Flipping Your Classroom
Flipping the classroom involves the use of a blended learning teaching model, where technology is used to provide students with the learning materialoutside of class, so that classroom time can be spent on interactive exercises and activities. Some phrase this as “lecture at home, practice at school.” Screencasting is one way to easily create video lecture material.
Pedagogical Applications of Mobile Devices
Mobile devices are becoming more and more common, so it is only natural to to begin asking how these technologies can be used to improve student learning. The term m-learning is often used to refer to using mobile technologies to facilitate learning. Incorporating mobile learning into your class can be both challenging and rewarding. This document provides some recommendations to keep in mind when you consider incorporating m-learning to your classroom.
Tips for Managing Large Enrollment Classes
Many faculty struggle with how to manage workloads and meaningfully engage with students in large enrollment classes. This document provides some tips on how to use technology to help engage students, streamline workflow, and even successfully increase enrollments for large classes.
Apps for Education
There are far too many educational apps available to download for me to list them all. This link is simply takes you to a list of the apps I have personally tried and found useful. Some are free and some cost a small amount. If you know of other apps you think would be beneficial to your colleagues, please email me the info and I’ll add them to the list!
Open Educational Resources (OER)
Open Educational Resources (OER) are free resources that can supplement teaching and learning needs. OER can include many different kinds of content, including lesson plans, learning modules, videos, and interactive experiences. As the cost of traditional textbooks continues to rise, UNCG and in particular University Libraries encourage instructors to explore both using existing and creating new open educational resources as alternatives to traditional textbooks.
There are many software options for students who need to create presentations for class. Some of these tools create screencasts (recordings of your computer screen), some are app based from your mobile device, but all provide students with a way to create a multimedia rich experience for the viewer.
Online, asynchronous presentations can be more difficult to design because you are not there to interact in person with the students. Your content and design must allow for this lack of spontaneous interaction. If you would like to learn more about easy ways to create a more effective online presentation, see:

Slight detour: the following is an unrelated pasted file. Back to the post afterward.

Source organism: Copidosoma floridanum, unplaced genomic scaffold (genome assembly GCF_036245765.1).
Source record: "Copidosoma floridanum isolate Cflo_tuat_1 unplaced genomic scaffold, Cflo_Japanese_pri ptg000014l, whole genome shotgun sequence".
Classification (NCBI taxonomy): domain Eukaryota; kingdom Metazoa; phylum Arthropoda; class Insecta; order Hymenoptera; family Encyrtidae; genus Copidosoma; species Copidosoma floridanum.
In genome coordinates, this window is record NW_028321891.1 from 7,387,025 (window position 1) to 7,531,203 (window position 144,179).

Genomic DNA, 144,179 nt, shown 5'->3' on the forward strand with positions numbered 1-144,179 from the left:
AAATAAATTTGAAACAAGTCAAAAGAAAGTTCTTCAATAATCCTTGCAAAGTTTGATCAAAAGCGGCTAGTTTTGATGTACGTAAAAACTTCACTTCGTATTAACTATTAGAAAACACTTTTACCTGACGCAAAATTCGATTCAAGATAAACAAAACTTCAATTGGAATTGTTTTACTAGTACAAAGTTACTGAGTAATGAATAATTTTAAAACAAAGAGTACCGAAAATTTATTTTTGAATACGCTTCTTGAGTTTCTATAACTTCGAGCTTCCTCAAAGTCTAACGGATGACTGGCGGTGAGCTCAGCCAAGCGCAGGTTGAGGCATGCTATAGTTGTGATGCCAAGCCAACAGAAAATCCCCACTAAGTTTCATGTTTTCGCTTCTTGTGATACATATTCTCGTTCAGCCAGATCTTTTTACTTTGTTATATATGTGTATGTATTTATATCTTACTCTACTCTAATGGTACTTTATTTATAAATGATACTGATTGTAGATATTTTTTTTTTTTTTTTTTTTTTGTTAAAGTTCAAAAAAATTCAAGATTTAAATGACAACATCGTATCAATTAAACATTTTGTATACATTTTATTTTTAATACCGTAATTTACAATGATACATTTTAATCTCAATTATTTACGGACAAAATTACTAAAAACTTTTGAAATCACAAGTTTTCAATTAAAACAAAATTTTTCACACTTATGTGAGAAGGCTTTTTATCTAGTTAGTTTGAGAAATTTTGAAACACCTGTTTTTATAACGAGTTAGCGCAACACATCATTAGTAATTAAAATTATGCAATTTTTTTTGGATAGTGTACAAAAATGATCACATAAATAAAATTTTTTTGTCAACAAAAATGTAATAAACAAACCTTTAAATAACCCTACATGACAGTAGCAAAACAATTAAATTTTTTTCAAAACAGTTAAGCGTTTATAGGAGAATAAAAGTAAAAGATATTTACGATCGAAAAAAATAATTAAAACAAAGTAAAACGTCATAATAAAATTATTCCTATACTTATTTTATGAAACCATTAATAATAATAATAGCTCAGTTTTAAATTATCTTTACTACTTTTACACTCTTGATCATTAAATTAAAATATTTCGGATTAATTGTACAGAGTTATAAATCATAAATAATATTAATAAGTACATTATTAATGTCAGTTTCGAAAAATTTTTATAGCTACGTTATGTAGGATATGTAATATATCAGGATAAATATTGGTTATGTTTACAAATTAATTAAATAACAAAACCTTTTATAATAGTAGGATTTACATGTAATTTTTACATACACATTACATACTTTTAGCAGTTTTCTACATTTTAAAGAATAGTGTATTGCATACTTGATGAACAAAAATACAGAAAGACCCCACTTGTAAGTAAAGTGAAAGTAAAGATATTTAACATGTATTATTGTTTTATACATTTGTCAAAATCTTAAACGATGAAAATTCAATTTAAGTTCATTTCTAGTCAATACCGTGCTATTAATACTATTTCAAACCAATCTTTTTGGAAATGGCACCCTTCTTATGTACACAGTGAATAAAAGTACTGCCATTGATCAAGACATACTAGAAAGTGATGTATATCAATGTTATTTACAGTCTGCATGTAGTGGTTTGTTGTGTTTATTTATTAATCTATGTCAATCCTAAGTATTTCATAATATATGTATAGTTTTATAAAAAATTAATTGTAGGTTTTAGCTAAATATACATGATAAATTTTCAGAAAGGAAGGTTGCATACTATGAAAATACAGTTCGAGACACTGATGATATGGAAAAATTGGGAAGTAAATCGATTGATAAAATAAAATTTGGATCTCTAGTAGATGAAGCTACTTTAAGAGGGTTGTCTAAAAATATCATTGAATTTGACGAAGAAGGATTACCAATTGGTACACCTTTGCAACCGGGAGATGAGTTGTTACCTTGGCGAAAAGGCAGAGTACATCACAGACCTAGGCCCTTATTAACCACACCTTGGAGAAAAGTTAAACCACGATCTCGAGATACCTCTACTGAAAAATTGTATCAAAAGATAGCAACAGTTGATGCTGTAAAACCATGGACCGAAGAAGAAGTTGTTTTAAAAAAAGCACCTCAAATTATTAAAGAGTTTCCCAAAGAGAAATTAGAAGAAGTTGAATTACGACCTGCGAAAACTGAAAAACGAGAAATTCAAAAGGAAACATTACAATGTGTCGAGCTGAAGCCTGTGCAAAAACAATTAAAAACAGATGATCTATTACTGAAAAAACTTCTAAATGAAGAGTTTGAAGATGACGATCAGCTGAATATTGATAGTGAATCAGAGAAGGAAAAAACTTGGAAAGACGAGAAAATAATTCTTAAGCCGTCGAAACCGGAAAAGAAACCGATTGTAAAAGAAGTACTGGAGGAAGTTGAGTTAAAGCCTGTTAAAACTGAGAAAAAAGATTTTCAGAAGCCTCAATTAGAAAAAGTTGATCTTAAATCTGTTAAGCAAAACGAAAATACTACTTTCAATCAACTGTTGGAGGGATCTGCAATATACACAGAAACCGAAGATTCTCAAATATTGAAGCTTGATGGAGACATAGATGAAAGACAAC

This ITS website provides you with information on how to produce streaming media for the Web. With streaming video, you are encouraged to go the route of streaming through YouTube via iSpartan, described at the bottom of the above linked page. Further instructions can be found here: http://its.uncg.edu/iSpartan/YouTube/
Blogs are typically more informal personal websites people use to post their opinions on topics or themes, similar to a journal but more public in nature. There are many free blog sites, but the two most common are WordPress and Blogger (part of Google). Most blog sites allow you to control your privacy settings, however please still keep in mind student FERPA considerations should you consider incorporating a blog assignment into your class.
ArtStor is a nonprofit digital library with database of “over 1.6 million digital images in the arts, architecture, humanities, and sciences with an accessible suite of software tools for teaching and research.” Faculty can create and share image groups from the existing database, and/or upload their own images to the UNCG instituiton catalog area. Here is a link to a brief overview of how to use ArtStor: Brief Tutorial of ArtStor
Interactive timelines can be a great way to present a lot of individual facts and data in a visual, unified way that can help students make connections to larger themes and movements. Timelines can help in the understanding of chronology, cause and effect, and how events in different areas overlap and affect each other. Timeline JS, from Northwestern University, is a free online tool that helps you (and/or your students) create interactive timelines using a Google spreadsheet. Note: You need to be familiar with how to use Google Drive before using this tool.